There are several selling points to the Creative Cloud that have even skeptics coming on board. Up-to-date software is a big one. When you first install Creative Cloud, a new resident desktop management tool is installed, which replaces the former Adobe Application Manager. The Creative Cloud desktop application manages which software is installed and up-to-date, including both perpetual CS6 and subscribed CC versions. Adobe’s intent is to offer faster version updates, feature additions and bug fixes through the cloud delivery model.

If you are on a Mac, then pending Creative Cloud updates are also flagged through the OS X Notification Center. You control when to install an update. To date, Adobe has already delivered several updates with bug fixes and new features. The desktop application seems to work reasonably well, but I have experienced some download issues. My recommendation is to use it for updates or additional downloads only after a computer restart for best results.

By using this software-as-a-service model, Adobe is no longer bound by the arcane policies surrounding the timing of feature improvements, which are a by-product of the Sarbanes Oxley regulations. Instead, Adobe is free to update features when they are viable, rather than hold off to wait for quarterly revenue cycles.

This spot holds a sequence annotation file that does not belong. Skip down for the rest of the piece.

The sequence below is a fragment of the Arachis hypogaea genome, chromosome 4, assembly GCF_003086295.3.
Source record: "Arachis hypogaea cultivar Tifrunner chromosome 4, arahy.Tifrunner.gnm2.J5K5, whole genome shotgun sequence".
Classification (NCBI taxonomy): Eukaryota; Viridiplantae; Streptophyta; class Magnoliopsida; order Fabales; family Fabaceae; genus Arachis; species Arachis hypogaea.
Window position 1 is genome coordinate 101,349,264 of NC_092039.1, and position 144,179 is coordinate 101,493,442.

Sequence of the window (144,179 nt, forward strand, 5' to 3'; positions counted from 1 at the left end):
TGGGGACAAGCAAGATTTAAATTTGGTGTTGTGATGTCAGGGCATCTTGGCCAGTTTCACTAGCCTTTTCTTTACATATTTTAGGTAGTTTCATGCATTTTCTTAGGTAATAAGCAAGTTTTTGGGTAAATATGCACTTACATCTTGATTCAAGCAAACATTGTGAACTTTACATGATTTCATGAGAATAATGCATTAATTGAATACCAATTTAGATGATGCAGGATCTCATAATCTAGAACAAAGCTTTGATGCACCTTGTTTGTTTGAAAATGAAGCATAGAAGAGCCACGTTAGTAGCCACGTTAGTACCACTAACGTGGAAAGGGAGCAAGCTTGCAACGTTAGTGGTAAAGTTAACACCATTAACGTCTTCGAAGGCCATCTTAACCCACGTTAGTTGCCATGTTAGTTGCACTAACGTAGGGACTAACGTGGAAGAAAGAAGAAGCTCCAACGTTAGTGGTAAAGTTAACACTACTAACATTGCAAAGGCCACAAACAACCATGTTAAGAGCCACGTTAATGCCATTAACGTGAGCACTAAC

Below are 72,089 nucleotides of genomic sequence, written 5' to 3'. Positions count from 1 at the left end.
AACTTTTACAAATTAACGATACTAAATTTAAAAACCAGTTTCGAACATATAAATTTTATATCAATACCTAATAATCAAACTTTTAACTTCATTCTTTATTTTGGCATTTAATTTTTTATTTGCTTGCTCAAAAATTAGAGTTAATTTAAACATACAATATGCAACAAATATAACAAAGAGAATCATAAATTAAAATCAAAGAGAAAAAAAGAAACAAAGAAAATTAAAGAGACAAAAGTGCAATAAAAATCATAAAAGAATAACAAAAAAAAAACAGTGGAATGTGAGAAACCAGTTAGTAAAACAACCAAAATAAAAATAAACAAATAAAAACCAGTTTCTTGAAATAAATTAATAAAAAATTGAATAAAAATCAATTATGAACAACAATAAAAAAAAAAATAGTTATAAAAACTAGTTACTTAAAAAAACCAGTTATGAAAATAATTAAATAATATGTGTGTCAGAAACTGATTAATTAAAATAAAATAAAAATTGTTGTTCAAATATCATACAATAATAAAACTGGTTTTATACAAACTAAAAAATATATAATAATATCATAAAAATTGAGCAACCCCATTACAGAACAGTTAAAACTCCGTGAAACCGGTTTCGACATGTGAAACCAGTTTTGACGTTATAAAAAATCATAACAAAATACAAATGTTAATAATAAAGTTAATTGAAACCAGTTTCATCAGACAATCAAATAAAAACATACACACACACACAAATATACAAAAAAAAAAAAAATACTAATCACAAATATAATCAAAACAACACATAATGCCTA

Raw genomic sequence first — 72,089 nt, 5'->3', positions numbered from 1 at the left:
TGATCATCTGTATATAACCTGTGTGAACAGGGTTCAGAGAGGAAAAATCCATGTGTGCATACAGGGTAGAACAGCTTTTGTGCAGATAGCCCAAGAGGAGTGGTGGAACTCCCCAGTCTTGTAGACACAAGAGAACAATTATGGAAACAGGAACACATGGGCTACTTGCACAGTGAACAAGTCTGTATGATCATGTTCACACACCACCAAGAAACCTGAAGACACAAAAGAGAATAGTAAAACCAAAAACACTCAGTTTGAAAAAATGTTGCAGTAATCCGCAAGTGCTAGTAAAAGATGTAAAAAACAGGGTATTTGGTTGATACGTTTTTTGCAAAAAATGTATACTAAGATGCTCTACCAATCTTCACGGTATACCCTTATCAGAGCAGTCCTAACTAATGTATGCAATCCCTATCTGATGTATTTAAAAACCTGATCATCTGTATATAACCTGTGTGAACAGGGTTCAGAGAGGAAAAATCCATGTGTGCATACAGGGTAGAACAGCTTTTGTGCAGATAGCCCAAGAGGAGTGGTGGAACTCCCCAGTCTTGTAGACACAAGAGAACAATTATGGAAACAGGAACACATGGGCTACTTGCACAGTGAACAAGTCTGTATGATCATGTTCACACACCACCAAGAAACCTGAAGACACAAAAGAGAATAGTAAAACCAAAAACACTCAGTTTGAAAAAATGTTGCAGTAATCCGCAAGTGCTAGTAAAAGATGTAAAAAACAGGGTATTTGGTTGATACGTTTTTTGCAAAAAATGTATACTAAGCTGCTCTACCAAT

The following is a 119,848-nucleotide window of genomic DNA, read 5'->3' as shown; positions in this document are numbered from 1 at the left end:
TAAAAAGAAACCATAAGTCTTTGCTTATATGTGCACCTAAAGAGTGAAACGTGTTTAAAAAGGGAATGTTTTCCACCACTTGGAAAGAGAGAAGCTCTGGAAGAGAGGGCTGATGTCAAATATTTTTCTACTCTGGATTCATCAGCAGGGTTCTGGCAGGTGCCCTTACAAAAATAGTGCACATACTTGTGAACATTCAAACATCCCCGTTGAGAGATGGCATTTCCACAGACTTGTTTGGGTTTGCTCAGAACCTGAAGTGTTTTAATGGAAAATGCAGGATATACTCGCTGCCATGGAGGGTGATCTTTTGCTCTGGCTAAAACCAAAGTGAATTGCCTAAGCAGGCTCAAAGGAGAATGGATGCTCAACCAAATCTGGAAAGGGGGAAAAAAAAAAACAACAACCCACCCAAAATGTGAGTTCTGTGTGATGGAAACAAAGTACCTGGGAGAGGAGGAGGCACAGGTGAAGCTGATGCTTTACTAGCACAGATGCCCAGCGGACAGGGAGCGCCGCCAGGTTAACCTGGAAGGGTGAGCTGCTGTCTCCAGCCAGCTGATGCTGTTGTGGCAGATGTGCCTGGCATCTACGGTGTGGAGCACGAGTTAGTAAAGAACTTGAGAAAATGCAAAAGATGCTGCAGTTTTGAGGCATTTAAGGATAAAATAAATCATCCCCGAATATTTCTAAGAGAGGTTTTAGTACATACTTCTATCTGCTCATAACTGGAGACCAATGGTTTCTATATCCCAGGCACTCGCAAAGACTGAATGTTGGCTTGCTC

Customers focused on one line of business, like only video or only photography, have a real advantage in this new scheme. For no additional cost, Adobe has now given you access to the software necessary to add new revenue streams. Want to add website design services? The Creative Cloud desktop application makes this easy. If you started with a handful of video apps and now want to download and add a few print or web applications, then simply click the additional software to install them.

Value added services